I’ve had people try to refute economic arguments I’ve made by appealing to something along the lines of, “I’ve heard that before … or that argument is SO pedestrian.”
Well, the truth is boring isn’t it? Critics who employ such tactics rarely follow up with an analysis of what is so objectionable in what I write, they just try to use the “this argument is dull” argument as a trump card to end the “discussion.” The reality is that this line of argument does not show my position to be false – and in fact, most truths, particularly the wet-blanket economic ones, are very likely to be uninspiring to people – particularly those who believe in unicorns and candy falling from clouds.
What is a Progressive or NeoConservative to do in order to persuade me that some argument I’ve made is troublesome? How about drawing on facts that are indisputable? How about relying on a body of research? How about pointing to some evidence that I should look for if in fact my position were wrong and theirs were correct?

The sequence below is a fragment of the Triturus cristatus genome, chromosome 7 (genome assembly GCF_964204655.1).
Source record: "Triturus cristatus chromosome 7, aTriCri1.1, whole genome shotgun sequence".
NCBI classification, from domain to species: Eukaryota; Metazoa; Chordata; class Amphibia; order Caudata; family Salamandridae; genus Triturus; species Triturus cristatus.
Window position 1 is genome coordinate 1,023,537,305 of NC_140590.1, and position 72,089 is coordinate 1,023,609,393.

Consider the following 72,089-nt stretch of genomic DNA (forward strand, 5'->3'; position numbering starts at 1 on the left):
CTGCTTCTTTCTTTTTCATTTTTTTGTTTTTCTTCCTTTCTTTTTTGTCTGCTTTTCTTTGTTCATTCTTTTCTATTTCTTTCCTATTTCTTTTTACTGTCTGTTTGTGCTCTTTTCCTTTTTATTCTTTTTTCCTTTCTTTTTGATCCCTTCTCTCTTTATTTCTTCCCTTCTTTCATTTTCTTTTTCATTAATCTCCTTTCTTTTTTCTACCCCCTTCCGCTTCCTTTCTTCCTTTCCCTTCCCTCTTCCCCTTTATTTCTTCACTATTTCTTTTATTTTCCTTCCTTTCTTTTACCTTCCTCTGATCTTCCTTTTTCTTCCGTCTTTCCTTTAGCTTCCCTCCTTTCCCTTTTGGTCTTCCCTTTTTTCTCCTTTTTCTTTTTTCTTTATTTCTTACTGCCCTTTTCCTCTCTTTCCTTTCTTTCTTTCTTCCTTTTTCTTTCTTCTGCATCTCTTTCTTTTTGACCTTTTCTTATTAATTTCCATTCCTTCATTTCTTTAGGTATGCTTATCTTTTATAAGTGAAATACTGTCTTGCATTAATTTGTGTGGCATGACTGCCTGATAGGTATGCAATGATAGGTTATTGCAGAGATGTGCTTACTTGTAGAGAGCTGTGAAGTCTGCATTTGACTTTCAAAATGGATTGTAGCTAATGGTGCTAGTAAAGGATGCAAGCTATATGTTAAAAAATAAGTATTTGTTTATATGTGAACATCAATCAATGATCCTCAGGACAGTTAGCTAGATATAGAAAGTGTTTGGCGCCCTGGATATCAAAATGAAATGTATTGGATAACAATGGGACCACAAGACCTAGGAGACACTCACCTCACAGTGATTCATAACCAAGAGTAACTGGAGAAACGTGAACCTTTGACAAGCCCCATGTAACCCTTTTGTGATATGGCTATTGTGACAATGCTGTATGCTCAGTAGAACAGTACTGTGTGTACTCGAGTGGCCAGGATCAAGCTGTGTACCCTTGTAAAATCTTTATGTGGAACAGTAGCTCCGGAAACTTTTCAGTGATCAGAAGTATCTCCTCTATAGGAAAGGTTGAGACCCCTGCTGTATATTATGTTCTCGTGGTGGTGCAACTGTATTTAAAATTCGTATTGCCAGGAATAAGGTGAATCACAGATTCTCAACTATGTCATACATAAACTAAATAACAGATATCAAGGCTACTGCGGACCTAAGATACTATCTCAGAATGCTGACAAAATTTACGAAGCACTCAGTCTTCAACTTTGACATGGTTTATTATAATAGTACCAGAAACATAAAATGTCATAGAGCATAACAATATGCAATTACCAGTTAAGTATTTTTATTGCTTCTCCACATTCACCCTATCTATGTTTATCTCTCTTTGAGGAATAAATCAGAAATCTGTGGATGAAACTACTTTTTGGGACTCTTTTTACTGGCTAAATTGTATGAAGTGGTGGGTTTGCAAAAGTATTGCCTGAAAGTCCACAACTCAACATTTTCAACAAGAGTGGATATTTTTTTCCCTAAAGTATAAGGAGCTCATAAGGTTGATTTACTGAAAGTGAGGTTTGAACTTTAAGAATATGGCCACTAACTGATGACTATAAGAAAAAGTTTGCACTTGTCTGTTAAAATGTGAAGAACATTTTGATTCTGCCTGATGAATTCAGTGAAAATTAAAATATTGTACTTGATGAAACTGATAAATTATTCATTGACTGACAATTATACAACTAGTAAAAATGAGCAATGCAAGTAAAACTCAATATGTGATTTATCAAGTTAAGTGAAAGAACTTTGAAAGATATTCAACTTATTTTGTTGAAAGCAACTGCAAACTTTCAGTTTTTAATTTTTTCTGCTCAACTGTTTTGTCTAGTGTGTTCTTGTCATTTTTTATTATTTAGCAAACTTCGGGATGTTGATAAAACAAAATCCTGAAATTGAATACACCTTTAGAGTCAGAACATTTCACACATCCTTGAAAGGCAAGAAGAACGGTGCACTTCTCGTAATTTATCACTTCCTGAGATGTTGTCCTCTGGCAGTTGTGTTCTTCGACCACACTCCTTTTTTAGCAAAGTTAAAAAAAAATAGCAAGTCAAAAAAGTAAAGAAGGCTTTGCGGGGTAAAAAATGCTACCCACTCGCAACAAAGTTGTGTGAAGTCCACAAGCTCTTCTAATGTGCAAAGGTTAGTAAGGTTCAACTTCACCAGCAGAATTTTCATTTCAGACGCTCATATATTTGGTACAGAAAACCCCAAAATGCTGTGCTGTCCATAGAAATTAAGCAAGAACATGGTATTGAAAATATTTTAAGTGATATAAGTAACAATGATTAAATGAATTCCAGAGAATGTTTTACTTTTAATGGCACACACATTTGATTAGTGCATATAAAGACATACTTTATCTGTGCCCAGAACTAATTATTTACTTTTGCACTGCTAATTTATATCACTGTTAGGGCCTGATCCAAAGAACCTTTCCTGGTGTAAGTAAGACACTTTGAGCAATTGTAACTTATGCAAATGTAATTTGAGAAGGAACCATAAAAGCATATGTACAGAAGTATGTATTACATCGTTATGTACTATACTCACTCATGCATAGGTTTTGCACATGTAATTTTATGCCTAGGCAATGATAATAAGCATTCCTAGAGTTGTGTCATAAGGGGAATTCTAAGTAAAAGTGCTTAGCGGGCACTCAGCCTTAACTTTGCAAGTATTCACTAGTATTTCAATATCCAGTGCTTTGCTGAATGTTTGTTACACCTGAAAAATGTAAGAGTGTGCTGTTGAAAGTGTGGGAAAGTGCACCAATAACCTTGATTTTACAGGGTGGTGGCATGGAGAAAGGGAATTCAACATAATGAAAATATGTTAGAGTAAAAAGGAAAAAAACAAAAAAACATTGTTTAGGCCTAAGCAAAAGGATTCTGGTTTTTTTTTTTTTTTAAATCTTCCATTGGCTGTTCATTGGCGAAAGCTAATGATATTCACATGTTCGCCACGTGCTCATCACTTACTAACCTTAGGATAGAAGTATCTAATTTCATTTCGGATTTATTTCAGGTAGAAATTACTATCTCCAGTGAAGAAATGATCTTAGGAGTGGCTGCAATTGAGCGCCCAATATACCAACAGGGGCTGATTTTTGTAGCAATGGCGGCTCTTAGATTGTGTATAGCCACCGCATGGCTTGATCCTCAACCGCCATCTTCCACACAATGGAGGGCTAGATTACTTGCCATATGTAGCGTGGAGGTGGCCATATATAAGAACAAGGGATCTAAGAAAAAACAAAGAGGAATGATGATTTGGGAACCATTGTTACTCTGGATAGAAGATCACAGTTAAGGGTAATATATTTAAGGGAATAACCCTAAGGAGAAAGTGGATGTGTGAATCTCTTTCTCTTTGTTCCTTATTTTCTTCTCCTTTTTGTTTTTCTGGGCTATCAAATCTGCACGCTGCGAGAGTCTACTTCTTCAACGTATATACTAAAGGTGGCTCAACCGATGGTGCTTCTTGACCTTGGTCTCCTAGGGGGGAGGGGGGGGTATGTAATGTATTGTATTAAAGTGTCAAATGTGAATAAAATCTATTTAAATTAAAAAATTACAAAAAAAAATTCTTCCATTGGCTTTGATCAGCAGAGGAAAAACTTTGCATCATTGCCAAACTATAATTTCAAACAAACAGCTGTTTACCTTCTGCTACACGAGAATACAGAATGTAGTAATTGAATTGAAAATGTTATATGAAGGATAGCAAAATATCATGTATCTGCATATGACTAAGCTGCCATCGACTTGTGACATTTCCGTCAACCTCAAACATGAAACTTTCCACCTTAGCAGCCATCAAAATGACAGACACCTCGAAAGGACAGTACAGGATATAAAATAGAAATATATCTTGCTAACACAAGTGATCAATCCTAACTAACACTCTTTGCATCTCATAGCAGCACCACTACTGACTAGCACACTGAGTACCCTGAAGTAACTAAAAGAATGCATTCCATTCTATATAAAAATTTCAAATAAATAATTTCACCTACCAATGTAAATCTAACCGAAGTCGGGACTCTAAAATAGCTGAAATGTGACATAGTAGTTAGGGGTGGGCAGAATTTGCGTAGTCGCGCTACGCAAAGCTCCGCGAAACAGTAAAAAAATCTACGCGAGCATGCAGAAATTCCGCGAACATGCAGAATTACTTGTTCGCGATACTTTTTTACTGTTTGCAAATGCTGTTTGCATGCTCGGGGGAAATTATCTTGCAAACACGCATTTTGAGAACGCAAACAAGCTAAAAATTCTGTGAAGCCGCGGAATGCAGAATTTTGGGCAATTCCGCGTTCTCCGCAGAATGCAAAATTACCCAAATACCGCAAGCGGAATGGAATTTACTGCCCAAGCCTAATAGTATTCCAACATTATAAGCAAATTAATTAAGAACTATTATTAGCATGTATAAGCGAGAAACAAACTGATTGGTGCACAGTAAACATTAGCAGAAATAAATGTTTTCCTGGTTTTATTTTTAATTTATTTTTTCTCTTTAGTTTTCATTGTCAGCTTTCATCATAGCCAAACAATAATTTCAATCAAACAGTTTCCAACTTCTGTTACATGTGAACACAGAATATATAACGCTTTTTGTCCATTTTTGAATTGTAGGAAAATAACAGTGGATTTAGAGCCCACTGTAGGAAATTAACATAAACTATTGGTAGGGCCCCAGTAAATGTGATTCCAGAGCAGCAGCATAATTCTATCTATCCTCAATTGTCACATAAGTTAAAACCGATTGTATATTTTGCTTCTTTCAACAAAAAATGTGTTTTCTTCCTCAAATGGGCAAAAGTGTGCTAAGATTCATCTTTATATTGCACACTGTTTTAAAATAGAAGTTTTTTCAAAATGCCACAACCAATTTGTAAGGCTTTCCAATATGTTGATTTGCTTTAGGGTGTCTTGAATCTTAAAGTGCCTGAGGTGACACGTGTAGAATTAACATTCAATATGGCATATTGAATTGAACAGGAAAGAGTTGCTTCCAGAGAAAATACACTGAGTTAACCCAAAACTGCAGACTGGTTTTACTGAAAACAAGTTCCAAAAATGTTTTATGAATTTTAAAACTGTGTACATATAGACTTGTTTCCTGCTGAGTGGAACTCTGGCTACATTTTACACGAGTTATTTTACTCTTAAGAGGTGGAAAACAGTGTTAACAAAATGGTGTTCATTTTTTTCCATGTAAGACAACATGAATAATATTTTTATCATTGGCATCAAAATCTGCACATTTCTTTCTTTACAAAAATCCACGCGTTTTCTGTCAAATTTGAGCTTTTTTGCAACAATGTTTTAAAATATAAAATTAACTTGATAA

When I argue that downward sloping demand curves rear their heads in all manner of applications, a lame rebuttal is to say, “well, lots of economists always say that.” Thus, if cars get better mileage, people may drive more. If sex gets safer, people may have more sex. If drugs and liquor become less harmful, people may consume more of them. What I’d like to see is empirical evidence showing that people do less of something when costs fall. What I’d like to see is a general equilibrium analysis of how a change in this market might affect behavior in other markets. What I’d like to see is a theory which explains why alcohol consumption or sex, etc. is any different than purchasing gasoline. I rarely see it.
And to be honest, the fact that I rarely see such serious argument is becoming dull to me – which should tell you something, no?